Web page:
When I'm wrong, I'm wrong. And when I'm wrong, I think it is incumbent upon me to apologize -- no matter how humiliating it is.
As many of you know, for some twenty or so years I have been among the nation's leading critics of Wall Street's regulators. I have consistently chided the Securities and Exchange Commission (SEC), the NASD, and now FINRA for inept and incompetent regulation. I have pointed a finger (and wagged it) at the SEC for a number of atrocious regulatory lapses. Pointedly, I have charged the SEC with failing to timely detect the Madoff fraud, the Stanford Financial scam, and any number of recent high-profile con games and con artists.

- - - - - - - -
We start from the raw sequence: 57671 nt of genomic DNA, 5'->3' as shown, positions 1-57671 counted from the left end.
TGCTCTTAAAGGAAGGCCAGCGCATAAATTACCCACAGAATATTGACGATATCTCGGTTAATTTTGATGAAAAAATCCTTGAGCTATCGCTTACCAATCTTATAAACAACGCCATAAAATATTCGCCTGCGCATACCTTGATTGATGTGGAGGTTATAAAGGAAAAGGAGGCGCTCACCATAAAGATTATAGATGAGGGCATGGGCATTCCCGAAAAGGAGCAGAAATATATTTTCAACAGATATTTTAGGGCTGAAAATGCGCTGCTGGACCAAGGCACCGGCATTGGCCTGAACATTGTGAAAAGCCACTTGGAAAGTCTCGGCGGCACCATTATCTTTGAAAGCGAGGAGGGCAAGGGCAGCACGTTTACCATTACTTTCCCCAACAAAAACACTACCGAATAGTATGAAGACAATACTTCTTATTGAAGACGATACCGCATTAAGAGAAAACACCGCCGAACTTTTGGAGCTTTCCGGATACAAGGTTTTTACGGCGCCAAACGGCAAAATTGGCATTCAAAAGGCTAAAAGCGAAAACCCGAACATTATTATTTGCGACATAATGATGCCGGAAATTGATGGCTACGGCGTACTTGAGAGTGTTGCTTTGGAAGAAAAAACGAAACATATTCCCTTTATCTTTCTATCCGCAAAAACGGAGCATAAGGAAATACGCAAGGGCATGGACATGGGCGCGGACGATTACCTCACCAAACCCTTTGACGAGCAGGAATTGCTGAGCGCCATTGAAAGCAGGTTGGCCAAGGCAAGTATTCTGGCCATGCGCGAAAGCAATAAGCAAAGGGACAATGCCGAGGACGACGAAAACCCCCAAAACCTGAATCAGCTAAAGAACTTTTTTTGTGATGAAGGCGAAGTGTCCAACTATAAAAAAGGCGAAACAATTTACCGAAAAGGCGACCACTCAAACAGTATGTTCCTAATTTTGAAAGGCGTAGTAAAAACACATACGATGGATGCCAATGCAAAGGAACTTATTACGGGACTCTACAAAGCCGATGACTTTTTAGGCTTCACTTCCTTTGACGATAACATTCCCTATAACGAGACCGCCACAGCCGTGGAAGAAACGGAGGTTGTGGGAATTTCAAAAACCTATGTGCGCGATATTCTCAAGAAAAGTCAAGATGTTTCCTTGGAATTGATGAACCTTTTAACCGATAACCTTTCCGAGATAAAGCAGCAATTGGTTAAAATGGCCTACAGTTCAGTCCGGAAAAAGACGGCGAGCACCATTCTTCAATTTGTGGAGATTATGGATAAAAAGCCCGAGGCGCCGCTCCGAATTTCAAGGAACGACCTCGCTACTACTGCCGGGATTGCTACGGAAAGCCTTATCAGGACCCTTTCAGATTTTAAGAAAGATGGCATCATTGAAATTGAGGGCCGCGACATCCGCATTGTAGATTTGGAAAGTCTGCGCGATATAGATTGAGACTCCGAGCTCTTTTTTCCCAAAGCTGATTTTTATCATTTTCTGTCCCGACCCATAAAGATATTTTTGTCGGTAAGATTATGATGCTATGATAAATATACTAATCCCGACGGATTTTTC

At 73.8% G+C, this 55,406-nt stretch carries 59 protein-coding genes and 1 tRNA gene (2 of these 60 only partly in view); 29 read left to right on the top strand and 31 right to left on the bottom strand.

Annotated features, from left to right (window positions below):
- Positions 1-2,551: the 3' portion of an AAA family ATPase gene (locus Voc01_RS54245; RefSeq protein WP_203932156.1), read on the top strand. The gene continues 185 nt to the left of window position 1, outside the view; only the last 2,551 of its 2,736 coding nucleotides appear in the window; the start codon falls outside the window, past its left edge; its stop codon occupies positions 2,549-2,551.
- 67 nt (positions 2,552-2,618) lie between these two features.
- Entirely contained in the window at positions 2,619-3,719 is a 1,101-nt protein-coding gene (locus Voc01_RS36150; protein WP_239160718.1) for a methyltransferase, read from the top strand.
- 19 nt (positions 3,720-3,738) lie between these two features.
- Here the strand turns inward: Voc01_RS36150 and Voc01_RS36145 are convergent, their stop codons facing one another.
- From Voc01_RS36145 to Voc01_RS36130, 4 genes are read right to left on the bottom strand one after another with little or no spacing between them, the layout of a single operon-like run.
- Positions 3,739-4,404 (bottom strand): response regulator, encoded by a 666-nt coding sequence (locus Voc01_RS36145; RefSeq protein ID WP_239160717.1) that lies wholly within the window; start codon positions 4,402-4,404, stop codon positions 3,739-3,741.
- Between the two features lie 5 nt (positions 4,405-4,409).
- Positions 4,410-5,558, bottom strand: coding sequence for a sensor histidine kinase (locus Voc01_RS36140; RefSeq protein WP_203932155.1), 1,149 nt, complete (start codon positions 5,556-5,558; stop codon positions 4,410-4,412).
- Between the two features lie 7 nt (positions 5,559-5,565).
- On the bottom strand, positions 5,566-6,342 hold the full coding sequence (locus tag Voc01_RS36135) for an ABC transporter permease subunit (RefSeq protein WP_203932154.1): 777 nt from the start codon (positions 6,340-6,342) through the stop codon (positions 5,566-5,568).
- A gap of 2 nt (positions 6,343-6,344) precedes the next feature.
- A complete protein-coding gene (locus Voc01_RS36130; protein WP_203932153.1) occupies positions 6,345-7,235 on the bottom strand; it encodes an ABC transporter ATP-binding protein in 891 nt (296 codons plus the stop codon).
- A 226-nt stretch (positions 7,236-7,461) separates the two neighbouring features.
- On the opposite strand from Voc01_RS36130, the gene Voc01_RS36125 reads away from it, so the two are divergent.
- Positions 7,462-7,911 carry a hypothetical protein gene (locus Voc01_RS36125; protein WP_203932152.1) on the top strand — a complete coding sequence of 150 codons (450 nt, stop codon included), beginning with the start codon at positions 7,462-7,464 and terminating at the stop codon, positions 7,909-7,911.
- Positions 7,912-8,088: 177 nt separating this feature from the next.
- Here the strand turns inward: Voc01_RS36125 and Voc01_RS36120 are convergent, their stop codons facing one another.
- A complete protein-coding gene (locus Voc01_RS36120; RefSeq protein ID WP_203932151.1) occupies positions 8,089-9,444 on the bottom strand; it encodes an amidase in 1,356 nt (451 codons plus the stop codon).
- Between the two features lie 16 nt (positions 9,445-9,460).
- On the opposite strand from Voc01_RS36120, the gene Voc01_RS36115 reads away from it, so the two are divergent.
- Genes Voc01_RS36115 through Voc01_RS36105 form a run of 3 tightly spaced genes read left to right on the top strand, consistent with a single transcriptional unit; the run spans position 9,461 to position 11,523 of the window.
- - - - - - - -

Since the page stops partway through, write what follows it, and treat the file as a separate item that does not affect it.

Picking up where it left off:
Past and present SEC staffers took exception to my barbs. Those regulators complain that they were on top of many of the shocking financial frauds now filling the day's headlines. To use the somewhat coarse language in which that defense has been raised (and I sincerely apologize for the vulgar language), it's been said that some folks at the SEC always had a "hard-on" for Bernie Madoff, for Sir Allen Stanford, for Raj Rajaratnam, and for any number of alleged scamsters, fraudsters, and their ilk.
Based upon a recent news story, I appear to owe a genuine apology to some at the SEC whom I may have offended. Indeed, it now appears that some at the SEC had the proverbial "hard-on" for Wall Street's bad guys. I can no longer deny the truth as presented in this stunning article.